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Bipolar Colormap

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Bipolar Colormap

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04 Dec 2009 (Updated )

Symmetric/diverging/bipolar cold-neutral-hot colormap

Find a bipolar colormap, linear in grayscale, close to a template map.

Find a bipolar colormap, linear in grayscale, close to a template map.

Contents

Linearity in gray is important for a colormap to look reasonable when printed in grayscale ("black and white"), but note that precise linearity depends on the particular (non-unique) choice for conversion from RGB values to grayscale brightness/luminance, which would ideally be (printing-) device-dependent in this context, and using ICC color profiles, etc. In practice, we use a simpler conversion, like rgb2gray, (see code comments in colormap_optimization for further details).

We explore a range of template colormaps, but note that others could be better still... In particular, a colormap "dusk" has recently been added to real2rgb (see below), which I have not had time to investigate... Another area for future work would be a CIELAB-based investigation, see:

http://www.mathworks.com/matlabcentral/fileexchange/11037-lab-color-scale

http://en.wikipedia.org/wiki/Lab_color_space

CMRmap from Carey Rappaport

http://www.mathworks.com/matlabcentral/fileexchange/2662

cmr = [
    0         0         0
    0.1500    0.1500    0.5000
    0.3000    0.1500    0.7500
    0.6000    0.2000    0.5000
    1.0000    0.2500    0.1500
    0.9000    0.5000    0
    0.9000    0.7500    0.1000
    0.9000    0.9000    0.5000
    1.0000    1.0000    1.0000
    ];
cmr = colormap_optimization(cmr); display(cmr)
colormap_visualization(cmr, 1)
Optimization terminated.

cmr =

    0.0666    0.1311    0.0244
    0.1577    0.1651    0.5028
    0.3260    0.2011    0.7595
    0.6313    0.2616    0.5115
    0.5000    0.5000    0.5000
    0.9233    0.5459    0.0086
    0.8843    0.7192    0.0943
    0.8627    0.8266    0.4863
    0.9334    0.8689    0.9756

This is nice, but I would argue it is perceptually asymmetric in that there is a relatively smooth transition in the positive half, while the negative half has a more distinct mauve band around -0.2 to -0.3.

Thermal from Oliver Woodford's real2rgb

http://www.mathworks.com/matlabcentral/fileexchange/23342

therm = thermal(inf); display(therm)
therm = colormap_optimization(therm); display(therm)
colormap_visualization(therm, 1)
therm =

         0         0         0
    0.3000         0    0.7000
    1.0000    0.2000         0
    1.0000    1.0000         0
    1.0000    1.0000    1.0000

Optimization terminated.

therm =

    0.0666    0.1311    0.0244
    0.3886    0.1743    0.7325
    0.5000    0.5000    0.5000
    0.8699    0.7441         0
    0.9334    0.8689    0.9756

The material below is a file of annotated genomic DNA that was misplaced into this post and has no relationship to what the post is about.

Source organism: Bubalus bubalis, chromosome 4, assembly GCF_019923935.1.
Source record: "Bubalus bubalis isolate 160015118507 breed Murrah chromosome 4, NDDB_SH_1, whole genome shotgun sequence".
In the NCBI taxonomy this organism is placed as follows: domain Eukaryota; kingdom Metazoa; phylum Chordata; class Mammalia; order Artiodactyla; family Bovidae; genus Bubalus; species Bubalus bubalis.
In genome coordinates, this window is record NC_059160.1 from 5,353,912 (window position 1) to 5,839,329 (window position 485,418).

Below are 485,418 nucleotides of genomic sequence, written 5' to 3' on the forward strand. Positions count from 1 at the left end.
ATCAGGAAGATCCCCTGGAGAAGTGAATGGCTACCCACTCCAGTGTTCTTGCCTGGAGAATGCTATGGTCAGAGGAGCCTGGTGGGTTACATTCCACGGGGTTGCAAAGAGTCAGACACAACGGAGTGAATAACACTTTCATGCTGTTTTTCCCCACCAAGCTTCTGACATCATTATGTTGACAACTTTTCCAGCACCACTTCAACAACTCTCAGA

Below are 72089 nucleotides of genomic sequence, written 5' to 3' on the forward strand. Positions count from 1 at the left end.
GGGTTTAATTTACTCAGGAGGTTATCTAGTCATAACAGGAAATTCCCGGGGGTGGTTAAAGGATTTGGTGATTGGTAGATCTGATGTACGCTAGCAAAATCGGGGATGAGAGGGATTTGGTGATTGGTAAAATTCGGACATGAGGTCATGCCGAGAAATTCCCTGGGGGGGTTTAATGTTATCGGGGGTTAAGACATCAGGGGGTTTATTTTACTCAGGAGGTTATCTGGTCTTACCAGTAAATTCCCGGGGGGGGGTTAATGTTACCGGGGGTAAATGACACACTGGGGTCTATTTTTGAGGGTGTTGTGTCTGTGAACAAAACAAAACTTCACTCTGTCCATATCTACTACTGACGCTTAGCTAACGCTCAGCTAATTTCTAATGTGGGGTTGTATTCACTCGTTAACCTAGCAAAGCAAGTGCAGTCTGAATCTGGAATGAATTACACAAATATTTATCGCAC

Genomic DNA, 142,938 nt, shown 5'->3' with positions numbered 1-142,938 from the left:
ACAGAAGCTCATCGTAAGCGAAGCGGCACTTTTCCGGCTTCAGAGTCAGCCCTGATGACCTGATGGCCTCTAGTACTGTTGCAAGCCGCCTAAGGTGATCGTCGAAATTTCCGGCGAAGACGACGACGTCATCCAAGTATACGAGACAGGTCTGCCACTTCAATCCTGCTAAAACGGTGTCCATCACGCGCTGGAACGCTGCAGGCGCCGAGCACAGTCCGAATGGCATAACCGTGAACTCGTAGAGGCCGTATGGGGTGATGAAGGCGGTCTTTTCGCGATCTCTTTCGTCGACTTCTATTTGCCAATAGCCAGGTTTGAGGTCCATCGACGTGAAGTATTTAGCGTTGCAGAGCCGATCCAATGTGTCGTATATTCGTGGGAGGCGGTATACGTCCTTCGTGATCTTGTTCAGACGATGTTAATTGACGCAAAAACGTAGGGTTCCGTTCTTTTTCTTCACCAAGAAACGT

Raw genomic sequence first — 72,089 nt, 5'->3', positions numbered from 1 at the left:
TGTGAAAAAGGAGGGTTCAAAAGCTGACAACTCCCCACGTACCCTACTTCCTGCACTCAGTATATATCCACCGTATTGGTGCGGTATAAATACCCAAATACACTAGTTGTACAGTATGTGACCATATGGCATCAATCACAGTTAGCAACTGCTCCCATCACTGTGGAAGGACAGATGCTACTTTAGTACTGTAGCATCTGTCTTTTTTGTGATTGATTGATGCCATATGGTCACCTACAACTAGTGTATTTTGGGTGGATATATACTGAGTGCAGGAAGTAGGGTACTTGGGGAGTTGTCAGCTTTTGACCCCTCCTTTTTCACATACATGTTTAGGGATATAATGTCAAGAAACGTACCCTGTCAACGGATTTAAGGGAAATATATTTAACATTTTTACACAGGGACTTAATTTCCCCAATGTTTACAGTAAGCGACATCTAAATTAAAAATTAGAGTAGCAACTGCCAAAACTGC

I think this is a really nice bipolar colormap. My only minor quibble is that the off-white and off-black ends are not very appealing (to me). Note that they are pure white and pure black in Oliver's original thermal scheme, but I don't like that, since I want hardcopy to be distinguished from any black lines or text labels and from a white background.

Based on recommendations in Brewer (1996), but with gray central color

http://www.ingentaconnect.com/content/maney/caj/1996/00000033/00000002/art00002

brew1 = [
    0.2500         0    0.3333 % purple
    0.5000    0.5000    0.5000 % grey
    1.0000    1.0000    0.1667 % yellow
    ];
brew1 = colormap_optimization(brew1); display(brew1)
colormap_visualization(brew1, 1)
Optimization terminated.

brew1 =

    0.2157         0    0.3207
    0.5000    0.5000    0.5000
    0.9944    0.9891    0.1647

Although academically well-motivated, I find the single-color transitions away from the origin don't seem to make as good use of color to aid visualisation compared to some of the other maps here.

Based on my adaption of Brewer's (1996) recommendations

with a neutral central colour, and two colours on each side, which I feel better discriminates between values within each of the two halves. Brewer (1996) considers issues such as colorblindness, etc. She recommends (separately) blue-red and purple-yellow schemes (but not blue-purple or red-yellow). The following seems like a reasonable compromise given that Brewer's table 2 shows no ideal paths through four colors (only a few ideal color-pairs, which sadly cannot be linked up).

brew2 = [
    0.2500         0    0.3333 % purple
    0.0000    0.2500    1.0000 % blue
    0.5000    0.5000    0.5000 % grey
    1.0000    0.2500    0.3333 % red
    1.0000    1.0000    0.1667 % yellow
    ];
brew2 = colormap_optimization(brew2); display(brew2)
brew2fine = colormap_visualization(brew2, 1);
Optimization terminated.

brew2 =

    0.2157         0    0.3207
    0.0291    0.3072    1.0000
    0.5000    0.5000    0.5000
    1.0000    0.6035    0.3992
    0.9944    0.9891    0.1647

I am probably biased, but I think the two-color transitions here are helpful, and there is reasonable (though not perfect) perceptual symmetry between the orange-yellow and blue-purple transitions (if anything, the purple transitions a little too sharply near the end, around -0.95). It could undoubtedly be improved further, but seems good enough to me...

Check linearity in grayscale luminance of raw and interpolated maps

colormap_visualization(brew2, 2)
colormap_visualization(brew2fine, 2)

See also: colormap_visualization, colormap_optimization, bipolar

Example: map = bipolar(m, 0.5); % (gives the optimized brew2 that we get here)

Copyright 2009 Ged Ridgway at gmail com

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